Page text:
It is precisely the reason the Cudmores have embarked on their mission to improve concussion education while raising funds to increase research through their Rugby Safety Network.


The fall-out from the massive legal pay-out to former NFL stars with early on-set dementia linked to repetitive head injuries could take decades to play out as other sports attempt to safeguard participants and prevent a decline in participation. 


Rugby union has acted more decisively than most — arguably because its problem is greatest — but while Aviva Premiership clubs have wised up in recent times, their French Top 14 counterparts appear years behind.


In Cudmore’s case, Clermont’s doctors should have known better. But, apparently caught up in the moment and with lines blurred between patient, player, employer and team, allowed him to return before permitting him to play in the final at Twickenham two weeks later against Toulon when — with Jen watching on distraught in the crowd — he suffered yet another potentially fatal concussion.


‘Two or three minutes into the game I hit Chris Masoe and their other prop behind him at the same time and was just sparked straight out,’ says Cudmore. ‘It was a normal tackle leading with the shoulder. There was no contact with my head. But the force of the impact sparked me straight out. My body just went limp.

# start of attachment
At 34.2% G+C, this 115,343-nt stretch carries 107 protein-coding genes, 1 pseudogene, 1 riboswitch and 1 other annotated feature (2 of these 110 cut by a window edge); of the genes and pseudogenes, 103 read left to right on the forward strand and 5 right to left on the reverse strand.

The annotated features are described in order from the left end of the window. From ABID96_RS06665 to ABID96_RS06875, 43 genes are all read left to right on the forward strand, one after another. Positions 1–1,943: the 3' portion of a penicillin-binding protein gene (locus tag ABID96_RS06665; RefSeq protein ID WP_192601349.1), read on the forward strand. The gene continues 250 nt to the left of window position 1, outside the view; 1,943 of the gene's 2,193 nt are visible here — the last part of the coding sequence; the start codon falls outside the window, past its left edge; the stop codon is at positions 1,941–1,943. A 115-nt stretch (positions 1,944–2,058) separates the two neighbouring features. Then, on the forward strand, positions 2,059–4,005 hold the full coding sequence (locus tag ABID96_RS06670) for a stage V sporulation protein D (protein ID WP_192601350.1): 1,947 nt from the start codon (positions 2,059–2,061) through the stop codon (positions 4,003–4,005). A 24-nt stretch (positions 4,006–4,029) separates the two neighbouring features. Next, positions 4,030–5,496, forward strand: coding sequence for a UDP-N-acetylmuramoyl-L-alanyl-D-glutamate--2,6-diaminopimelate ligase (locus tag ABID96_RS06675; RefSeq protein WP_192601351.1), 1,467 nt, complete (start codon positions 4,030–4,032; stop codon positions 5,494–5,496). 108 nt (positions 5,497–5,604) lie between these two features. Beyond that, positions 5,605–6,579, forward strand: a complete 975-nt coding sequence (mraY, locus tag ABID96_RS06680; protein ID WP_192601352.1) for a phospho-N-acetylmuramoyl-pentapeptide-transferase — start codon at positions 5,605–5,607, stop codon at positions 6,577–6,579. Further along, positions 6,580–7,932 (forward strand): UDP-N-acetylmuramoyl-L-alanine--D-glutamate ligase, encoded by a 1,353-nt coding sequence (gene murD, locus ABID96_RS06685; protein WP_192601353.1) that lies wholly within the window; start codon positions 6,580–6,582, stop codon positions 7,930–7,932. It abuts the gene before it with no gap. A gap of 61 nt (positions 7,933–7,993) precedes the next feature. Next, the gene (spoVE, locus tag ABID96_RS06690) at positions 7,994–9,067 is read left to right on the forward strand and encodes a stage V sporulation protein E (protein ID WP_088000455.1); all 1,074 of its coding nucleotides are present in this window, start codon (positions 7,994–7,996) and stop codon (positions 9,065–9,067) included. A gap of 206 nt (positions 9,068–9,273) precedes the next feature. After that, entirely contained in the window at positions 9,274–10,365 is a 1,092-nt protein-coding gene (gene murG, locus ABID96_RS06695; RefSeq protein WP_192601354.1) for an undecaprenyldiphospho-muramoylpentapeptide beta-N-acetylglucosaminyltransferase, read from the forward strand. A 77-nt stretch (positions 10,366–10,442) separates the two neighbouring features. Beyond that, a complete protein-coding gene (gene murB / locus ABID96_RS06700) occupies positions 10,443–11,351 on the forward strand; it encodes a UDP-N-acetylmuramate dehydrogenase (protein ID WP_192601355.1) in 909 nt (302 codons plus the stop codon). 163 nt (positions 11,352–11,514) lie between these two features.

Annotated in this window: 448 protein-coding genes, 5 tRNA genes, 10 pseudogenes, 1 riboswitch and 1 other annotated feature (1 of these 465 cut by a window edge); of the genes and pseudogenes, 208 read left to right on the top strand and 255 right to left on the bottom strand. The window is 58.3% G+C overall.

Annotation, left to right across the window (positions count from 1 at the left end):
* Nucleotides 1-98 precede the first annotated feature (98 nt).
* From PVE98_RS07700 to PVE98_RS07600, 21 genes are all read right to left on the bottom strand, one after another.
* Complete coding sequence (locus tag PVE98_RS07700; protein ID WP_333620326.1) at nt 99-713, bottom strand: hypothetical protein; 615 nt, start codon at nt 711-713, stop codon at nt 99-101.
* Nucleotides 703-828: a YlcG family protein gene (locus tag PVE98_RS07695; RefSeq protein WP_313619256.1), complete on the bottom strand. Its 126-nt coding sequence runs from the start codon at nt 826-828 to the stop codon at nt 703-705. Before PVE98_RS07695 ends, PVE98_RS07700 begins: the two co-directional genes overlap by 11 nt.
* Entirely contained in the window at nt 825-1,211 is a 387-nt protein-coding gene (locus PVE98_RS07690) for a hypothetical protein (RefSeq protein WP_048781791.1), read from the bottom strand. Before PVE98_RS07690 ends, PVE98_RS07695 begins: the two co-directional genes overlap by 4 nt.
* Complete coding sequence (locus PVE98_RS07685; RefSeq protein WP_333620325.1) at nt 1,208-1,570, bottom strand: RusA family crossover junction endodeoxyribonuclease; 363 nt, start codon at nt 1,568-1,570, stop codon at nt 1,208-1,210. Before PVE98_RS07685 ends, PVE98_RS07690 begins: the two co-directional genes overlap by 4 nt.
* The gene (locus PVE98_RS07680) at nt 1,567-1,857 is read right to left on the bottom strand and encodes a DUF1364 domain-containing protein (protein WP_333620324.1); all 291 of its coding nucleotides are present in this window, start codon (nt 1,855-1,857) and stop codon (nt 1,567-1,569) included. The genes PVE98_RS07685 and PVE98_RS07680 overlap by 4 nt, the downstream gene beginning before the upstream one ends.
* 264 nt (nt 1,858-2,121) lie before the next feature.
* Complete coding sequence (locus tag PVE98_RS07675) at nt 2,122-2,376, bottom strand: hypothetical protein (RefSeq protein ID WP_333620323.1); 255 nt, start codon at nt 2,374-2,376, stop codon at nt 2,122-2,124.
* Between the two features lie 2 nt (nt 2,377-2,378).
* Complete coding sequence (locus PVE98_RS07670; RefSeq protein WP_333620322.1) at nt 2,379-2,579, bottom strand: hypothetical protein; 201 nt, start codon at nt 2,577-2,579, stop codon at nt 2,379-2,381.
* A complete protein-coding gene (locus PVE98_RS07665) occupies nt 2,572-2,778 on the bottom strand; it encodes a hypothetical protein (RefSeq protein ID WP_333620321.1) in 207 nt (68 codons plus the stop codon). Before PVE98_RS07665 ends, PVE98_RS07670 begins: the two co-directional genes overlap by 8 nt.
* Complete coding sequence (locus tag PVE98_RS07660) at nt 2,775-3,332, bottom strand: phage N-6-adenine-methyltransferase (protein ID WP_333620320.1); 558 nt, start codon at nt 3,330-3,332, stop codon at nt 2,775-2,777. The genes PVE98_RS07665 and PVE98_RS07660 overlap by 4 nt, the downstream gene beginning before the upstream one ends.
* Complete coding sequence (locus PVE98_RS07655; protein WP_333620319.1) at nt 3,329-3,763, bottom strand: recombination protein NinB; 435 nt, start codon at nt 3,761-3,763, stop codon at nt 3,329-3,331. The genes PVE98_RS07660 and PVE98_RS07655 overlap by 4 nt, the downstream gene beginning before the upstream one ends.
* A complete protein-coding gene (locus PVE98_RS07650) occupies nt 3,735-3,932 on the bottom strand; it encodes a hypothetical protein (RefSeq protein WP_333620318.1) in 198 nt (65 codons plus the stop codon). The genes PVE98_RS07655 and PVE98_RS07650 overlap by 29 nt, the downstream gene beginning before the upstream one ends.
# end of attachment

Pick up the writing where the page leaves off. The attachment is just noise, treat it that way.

‘I went off, did the HIA and a new doc we had figured everything was all right and I went back on. Towards the end of the game I had a clash of heads with Juan Smith and cut myself. I went off and started vomiting in the changing room. I didn’t know about second impact syndrome. I didn’t know I could have died.


‘[Clermont wing] Benson Stanley was in there as well. I remember talking to him after and he asked me how I kept on playing. I said I didn’t know but I just kept going. He also asked me, “How could the doc let you back on?”


‘I definitely worry about the future. I don’t want to be one of those guys who is 65 but can’t remember anything.’


It was the moment Jen lost all faith in Clermont’s medics.


‘I was in the stands with Jamie’s dad, Richard,’ she said. ‘We’d had a week of hell after the Saracens game with Jamie not able to sleep and constantly telling me he had this cloudy, cotton sound in his head. I knew it was not normal, but had to rely on the doctors.

‘For the game in London we had to rely on the doctors to take care of him. We saw Jamie go down in the final and instantly wondered if he would go off. He did, which was good. But then he came back on and that’s when I just lost it. I’d had enough. I was freaking out, standing up and everyone else was telling me to sit down. They were watching the game and I was freaking out because my husband was not well.


‘Before we knew it he was down on his hands and knees again. I was shouting, “Richard, I need to go”, and he was saying I needed to have faith in the medical staff. But it had been going on for two weeks and it was starting to look to me as if they were trying to kill my husband for a trophy.’


Incredibly, Cudmore finished the game but after blacking out in training the following week he was mercifully, belatedly, stood down. It took him three months to recover — the first few weeks spent largely in a darkened room as he battled post-concussion symptoms including mood swings, sensitivity to light, lethargy and nausea.